– investigates the complex nature of individual, group, and
organizational processes
– Theory X
• managers assume that workers are lazy, irresponsible, and
require constant supervision
– Theory Y
• managers assume employees want to work and control
• Personalities
– Douglas McGregor
Douglas McGregor
Theory X & Y

Theory X Theory Y
 People are lazy  People are energetic
 People lack ambition  People want to make
 Dislike responsibility contributions
 People are self-centered  People do have ambition
 People don’t like change  People will seek responsibility
Three Contemporary Trends

Systems Theory
Contingency View
Systems View
Systems Theory

Key concepts
Organization is viewed as a managed system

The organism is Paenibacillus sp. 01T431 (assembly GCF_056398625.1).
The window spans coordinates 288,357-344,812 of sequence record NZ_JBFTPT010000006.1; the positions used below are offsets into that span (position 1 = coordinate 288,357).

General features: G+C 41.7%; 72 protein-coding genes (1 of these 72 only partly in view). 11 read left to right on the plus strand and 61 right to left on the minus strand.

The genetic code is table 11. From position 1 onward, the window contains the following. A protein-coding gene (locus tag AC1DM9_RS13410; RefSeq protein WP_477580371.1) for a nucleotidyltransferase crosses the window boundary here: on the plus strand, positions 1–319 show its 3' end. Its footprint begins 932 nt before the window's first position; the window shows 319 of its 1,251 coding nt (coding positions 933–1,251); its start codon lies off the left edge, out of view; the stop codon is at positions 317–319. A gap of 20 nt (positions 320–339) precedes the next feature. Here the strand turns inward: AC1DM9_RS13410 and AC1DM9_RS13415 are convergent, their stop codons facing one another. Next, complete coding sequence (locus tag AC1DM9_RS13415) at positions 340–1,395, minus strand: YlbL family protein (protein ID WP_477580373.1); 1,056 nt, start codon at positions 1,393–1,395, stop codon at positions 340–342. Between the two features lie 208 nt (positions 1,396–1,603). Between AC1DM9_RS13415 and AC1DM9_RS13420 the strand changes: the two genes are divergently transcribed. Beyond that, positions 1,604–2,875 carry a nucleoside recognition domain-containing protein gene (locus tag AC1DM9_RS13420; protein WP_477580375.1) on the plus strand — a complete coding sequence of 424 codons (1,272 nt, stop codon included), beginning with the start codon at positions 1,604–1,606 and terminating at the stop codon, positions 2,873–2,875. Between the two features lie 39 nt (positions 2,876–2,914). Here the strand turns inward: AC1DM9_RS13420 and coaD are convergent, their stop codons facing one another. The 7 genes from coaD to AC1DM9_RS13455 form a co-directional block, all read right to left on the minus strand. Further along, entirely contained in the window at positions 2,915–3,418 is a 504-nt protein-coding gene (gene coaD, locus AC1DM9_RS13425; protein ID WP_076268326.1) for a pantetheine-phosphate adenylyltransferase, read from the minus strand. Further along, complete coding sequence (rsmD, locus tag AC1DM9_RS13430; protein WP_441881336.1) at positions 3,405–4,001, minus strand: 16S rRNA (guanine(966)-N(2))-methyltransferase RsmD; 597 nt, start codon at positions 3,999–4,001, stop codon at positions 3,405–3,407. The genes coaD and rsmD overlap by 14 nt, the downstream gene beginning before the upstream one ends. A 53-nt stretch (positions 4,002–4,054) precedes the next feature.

Management must interact with the environment
Organizational goals must address effectiveness and efficiency
Organizations contain a series of subsystems
Synergies enable the whole to be more than the sum of the parts

Recognized the importance of the relationship between the
organization and the environment

Does not provide specific guidance on the functions of managers
Contingency Perspective

Key concepts
Situational contingencies influence the strategies, structures, and
processes that result in high performance
There is more than one way to reach a goal
Managers may adapt their organizations to the situation

Identified major contingencies
Argued against universal principles of management

Not all important contingencies have been identified
Theory may not be applicable to all managerial issues